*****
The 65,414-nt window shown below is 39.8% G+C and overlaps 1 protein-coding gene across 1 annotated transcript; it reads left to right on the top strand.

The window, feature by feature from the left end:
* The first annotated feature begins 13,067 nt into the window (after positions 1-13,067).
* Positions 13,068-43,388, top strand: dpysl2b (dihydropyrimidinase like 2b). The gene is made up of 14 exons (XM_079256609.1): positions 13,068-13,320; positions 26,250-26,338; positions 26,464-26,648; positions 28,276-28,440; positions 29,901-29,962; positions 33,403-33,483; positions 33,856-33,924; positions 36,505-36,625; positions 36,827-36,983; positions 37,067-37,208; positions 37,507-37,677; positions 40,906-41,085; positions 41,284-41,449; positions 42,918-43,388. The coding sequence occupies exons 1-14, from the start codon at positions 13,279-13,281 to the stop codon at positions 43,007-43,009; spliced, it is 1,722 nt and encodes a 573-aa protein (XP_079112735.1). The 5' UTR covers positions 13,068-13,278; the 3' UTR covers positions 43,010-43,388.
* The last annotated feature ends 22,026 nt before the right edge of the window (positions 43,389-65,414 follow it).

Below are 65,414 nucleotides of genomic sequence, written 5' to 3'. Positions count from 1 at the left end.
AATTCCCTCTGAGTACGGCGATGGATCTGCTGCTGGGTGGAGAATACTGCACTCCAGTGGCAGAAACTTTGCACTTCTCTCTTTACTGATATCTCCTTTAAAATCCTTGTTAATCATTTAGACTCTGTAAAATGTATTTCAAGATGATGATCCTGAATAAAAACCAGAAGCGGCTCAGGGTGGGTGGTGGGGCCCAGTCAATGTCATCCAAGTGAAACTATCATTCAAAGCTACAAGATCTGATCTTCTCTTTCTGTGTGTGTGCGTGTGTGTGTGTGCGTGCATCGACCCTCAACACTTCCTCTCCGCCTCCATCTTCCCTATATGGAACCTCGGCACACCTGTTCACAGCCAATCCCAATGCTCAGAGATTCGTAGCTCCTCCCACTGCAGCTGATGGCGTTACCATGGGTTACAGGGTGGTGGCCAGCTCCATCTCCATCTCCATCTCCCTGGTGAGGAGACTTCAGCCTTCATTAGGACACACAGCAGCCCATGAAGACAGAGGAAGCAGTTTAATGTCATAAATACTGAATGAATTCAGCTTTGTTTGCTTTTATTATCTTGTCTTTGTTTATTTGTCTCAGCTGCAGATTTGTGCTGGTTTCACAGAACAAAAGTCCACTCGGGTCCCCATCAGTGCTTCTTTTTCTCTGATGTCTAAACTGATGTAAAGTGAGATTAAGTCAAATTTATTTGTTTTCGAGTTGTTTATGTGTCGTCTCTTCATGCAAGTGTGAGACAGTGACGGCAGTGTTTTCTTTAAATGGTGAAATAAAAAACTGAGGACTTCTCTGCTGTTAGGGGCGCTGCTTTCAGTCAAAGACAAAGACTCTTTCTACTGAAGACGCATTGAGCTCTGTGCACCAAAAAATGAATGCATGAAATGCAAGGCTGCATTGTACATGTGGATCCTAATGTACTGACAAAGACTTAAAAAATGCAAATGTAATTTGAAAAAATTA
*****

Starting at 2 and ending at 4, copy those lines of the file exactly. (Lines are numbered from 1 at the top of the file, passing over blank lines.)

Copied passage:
The window, feature by feature from the left end:
* The first annotated feature begins 13,067 nt into the window (after positions 1-13,067).
* Positions 13,068-43,388, top strand: dpysl2b (dihydropyrimidinase like 2b). The gene is made up of 14 exons (XM_079256609.1): positions 13,068-13,320; positions 26,250-26,338; positions 26,464-26,648; positions 28,276-28,440; positions 29,901-29,962; positions 33,403-33,483; positions 33,856-33,924; positions 36,505-36,625; positions 36,827-36,983; positions 37,067-37,208; positions 37,507-37,677; positions 40,906-41,085; positions 41,284-41,449; positions 42,918-43,388. The coding sequence occupies exons 1-14, from the start codon at positions 13,279-13,281 to the stop codon at positions 43,007-43,009; spliced, it is 1,722 nt and encodes a 573-aa protein (XP_079112735.1). The 5' UTR covers positions 13,068-13,278; the 3' UTR covers positions 43,010-43,388.